The International Archives of the Photogrammetry, Remote Sensing and Spatial Information Sciences
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Articles | Volume XL-1/W5
Int. Arch. Photogramm. Remote Sens. Spatial Inf. Sci., XL-1/W5, 197–202, 2015
https://doi.org/10.5194/isprsarchives-XL-1-W5-197-2015
Int. Arch. Photogramm. Remote Sens. Spatial Inf. Sci., XL-1/W5, 197–202, 2015
https://doi.org/10.5194/isprsarchives-XL-1-W5-197-2015

  11 Dec 2015

11 Dec 2015

PREDICTION OF WIND SPEEDS BASED ON DIGITAL ELEVATION MODELS USING BOOSTED REGRESSION TREES

P. Fischer1, C. Etienne2, J. Tian1, and T. Krauß1 P. Fischer et al.
  • 1Remote Sensing Technology Institute, German Aerospace Center (DLR), Münchener Str. 20, 82234 Wessling, Germany
  • 2Secquaero Advisors Ltd., 8001 Z¨urich, Switzerland

Keywords: Digital Elevation Model, Wind Speed, Non-Parametric Regression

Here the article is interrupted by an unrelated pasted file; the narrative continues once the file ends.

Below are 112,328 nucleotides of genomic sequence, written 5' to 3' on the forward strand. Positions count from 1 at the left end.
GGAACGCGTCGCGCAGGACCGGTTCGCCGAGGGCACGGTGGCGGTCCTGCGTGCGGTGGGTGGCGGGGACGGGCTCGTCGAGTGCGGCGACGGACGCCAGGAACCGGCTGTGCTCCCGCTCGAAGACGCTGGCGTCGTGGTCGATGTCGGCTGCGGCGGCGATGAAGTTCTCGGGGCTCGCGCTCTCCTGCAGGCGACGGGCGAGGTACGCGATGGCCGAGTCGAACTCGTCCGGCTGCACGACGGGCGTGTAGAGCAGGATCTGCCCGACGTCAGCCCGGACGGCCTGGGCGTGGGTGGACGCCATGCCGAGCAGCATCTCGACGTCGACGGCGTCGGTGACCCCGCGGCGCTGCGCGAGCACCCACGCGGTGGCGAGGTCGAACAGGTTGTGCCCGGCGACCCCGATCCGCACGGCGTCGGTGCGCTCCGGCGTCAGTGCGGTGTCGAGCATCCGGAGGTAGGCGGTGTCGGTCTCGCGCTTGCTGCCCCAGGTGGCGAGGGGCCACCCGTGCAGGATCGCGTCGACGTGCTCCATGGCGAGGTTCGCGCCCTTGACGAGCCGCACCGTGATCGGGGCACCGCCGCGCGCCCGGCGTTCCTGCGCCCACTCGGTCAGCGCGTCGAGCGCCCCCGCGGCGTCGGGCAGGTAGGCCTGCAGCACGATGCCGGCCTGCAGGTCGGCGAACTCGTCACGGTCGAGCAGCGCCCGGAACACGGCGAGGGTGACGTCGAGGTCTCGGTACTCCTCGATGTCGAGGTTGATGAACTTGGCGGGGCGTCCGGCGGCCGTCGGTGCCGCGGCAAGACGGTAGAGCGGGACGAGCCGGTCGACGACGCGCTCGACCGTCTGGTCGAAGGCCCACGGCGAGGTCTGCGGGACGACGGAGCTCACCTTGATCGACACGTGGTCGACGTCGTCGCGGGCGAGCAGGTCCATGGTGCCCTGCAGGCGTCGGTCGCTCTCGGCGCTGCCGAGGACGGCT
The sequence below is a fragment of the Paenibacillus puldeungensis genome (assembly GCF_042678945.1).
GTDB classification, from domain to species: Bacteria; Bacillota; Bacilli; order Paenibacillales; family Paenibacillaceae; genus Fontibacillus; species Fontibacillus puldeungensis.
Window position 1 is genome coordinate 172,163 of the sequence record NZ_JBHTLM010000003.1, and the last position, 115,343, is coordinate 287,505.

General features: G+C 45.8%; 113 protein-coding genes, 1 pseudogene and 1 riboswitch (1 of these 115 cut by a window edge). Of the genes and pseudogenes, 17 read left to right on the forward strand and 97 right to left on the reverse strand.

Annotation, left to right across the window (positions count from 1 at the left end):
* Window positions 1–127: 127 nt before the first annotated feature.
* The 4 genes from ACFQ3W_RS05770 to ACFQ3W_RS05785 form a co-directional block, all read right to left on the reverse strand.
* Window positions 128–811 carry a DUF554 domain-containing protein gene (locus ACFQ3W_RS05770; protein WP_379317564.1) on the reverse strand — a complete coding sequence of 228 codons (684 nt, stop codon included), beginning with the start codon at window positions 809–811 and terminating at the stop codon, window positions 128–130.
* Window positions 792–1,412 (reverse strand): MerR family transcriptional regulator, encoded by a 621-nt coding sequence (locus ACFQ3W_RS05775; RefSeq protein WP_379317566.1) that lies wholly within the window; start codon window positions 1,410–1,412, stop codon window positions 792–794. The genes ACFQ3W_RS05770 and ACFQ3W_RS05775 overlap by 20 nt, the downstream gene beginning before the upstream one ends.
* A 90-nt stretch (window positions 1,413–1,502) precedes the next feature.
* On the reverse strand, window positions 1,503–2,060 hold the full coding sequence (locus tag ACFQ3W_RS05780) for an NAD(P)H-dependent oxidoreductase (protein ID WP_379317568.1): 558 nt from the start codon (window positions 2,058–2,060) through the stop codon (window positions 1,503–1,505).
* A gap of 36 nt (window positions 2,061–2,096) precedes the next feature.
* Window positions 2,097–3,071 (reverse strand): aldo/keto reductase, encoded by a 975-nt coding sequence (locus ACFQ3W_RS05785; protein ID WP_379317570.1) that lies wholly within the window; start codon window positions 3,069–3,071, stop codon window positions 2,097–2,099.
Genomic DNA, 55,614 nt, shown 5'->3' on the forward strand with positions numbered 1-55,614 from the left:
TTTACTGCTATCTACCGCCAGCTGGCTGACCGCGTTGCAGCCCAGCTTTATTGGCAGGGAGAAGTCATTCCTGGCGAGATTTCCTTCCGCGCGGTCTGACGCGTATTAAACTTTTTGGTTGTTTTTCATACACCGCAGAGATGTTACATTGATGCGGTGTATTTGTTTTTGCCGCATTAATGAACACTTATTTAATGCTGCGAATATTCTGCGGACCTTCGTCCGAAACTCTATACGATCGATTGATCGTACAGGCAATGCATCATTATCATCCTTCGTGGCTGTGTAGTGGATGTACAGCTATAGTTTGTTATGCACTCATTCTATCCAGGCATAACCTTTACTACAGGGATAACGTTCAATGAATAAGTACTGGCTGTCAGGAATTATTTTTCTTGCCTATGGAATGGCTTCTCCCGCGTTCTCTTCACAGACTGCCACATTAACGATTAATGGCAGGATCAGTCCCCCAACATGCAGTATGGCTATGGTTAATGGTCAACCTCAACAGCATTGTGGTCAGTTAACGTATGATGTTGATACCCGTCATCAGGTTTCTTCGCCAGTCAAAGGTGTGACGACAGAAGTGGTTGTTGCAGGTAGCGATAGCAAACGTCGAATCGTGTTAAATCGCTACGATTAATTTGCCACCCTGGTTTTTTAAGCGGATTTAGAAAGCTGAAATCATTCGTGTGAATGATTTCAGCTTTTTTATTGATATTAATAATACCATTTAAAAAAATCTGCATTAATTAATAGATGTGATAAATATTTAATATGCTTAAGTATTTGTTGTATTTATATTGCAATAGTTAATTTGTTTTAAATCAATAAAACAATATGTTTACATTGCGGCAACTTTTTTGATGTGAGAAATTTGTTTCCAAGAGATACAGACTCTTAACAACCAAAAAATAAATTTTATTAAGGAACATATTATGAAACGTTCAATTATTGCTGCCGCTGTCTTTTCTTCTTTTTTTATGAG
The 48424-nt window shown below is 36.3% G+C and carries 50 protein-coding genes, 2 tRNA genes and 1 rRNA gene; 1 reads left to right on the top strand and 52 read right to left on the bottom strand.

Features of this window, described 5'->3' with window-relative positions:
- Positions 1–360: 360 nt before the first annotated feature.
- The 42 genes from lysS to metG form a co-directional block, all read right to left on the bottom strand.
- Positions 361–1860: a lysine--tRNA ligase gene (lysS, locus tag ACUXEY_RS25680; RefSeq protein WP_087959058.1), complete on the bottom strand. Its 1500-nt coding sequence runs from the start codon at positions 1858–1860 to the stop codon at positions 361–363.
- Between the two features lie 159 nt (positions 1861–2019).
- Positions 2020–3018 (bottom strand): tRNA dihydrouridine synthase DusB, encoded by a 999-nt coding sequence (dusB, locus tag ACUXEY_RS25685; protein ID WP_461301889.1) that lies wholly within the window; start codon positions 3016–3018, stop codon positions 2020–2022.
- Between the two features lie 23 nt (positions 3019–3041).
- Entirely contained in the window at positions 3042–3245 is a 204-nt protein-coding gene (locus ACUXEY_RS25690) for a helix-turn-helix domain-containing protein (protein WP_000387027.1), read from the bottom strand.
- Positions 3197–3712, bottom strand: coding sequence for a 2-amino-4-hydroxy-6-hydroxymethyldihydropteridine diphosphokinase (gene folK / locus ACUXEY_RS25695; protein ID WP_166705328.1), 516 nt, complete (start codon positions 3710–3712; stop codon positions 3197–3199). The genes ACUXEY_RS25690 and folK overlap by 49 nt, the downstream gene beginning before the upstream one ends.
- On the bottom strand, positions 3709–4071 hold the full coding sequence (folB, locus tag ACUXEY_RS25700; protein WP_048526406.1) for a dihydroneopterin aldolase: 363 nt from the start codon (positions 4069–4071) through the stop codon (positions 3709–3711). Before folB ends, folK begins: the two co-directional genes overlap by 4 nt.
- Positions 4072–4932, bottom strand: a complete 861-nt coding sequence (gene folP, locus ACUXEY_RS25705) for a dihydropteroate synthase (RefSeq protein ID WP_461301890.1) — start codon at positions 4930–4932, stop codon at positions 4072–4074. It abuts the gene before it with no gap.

Abstract. In this paper a new approach is presented to predict maximum wind speeds using Gradient Boosted Regression Trees (GBRT). GBRT are a non-parametric regression technique used in various applications, suitable to make predictions without having an in-depth a-priori knowledge about the functional dependancies between the predictors and the response variables. Our aim is to predict maximum wind speeds based on predictors, which are derived from a digital elevation model (DEM). The predictors describe the orography of the Area-of-Interest (AoI) by various means like first and second order derivatives of the DEM, but also higher sophisticated classifications describing exposure and shelterness of the terrain to wind flux. In order to take the different scales into account which probably influence the streams and turbulences of wind flow over complex terrain, the predictors are computed on different spatial resolutions ranging from 30 m up to 2000 m. The geographic area used for examination of the approach is Switzerland, a mountainious region in the heart of europe, dominated by the alps, but also covering large valleys. The full workflow is described in this paper, which consists of data preparation using image processing techniques, model training using a state-of-the-art machine learning algorithm, in-depth analysis of the trained model, validation of the model and application of the model to generate a wind speed map.